Largest squid observed on a dive
Last updated: October 11, 2017 at 3:00 am
Giant squid – Akinobu Kimura (Japan) dove alongside and filmed a 3.7-m (12.1 ft) giant squid near the surface in Toyama Bay (Japan) for several minutes before it swam into deeper water on December 24, 2015.
Humboldt Squid (Dosidicus gigas), a.k.a. Jumbo squid or Jumbo flying squid – Grow to 2 m (6 ft) and weigh 45 kg (100 lbs) during their one-year lifespan. Although they are normally found at depths between 200 m and 700 m (650 ft and 2300 ft) along the Eastern Pacific, they jet to the surface at night to feed. They are aggressive predators hunting in groups of over 1,000 individuals and there are several reports of attacks on divers and fishermen. Divers have suffered lacerations from the squids’ hooked tentacles while others have been dragged to deeper water before being let go. Mexican fishermen call them “Diablos rojos” (red devils). Nonetheless, some researchers consider the Humboldt squid harmless to humans. William Gilly, a biology professor at Stanford University in Palo Alto, has repeatedly snorkeled at the surface at night in the presence of large squid and has never been attacked.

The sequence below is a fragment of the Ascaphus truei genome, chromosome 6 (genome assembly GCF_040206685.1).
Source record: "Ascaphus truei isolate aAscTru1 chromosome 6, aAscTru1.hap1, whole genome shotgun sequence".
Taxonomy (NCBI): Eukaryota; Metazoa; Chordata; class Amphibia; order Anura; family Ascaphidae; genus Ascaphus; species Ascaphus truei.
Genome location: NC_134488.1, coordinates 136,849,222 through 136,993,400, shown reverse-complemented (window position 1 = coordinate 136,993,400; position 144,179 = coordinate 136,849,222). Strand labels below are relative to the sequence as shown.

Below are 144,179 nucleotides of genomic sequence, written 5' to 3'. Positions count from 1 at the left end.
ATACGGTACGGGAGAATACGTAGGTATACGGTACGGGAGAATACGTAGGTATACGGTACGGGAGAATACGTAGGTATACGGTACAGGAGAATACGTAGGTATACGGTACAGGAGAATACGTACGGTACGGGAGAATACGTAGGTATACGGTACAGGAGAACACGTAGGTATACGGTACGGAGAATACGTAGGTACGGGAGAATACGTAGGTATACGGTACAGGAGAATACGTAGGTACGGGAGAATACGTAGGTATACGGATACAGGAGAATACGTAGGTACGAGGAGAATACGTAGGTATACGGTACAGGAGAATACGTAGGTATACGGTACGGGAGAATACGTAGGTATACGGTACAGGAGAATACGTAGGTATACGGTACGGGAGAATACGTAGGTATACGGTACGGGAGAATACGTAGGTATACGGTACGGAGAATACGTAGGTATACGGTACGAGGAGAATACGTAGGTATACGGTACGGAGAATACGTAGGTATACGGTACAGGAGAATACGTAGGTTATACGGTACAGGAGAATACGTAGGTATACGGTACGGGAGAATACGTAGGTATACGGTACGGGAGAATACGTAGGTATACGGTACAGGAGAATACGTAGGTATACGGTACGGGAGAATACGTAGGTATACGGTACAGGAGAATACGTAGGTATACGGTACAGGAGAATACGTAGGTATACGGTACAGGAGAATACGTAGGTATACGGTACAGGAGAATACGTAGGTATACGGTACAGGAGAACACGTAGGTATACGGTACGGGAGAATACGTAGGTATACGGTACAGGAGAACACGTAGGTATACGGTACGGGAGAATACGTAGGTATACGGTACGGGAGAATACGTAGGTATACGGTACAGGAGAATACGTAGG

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Jeffrey Gallant is the Editor-in-Chief and Records Keeper of the Diving Almanac. He is also a contributing editor of DIVER Magazine, and the scientific director of the Greenland Shark and Elasmobranch Education and Research Group (GEERG). Jeffrey started diving in 1982.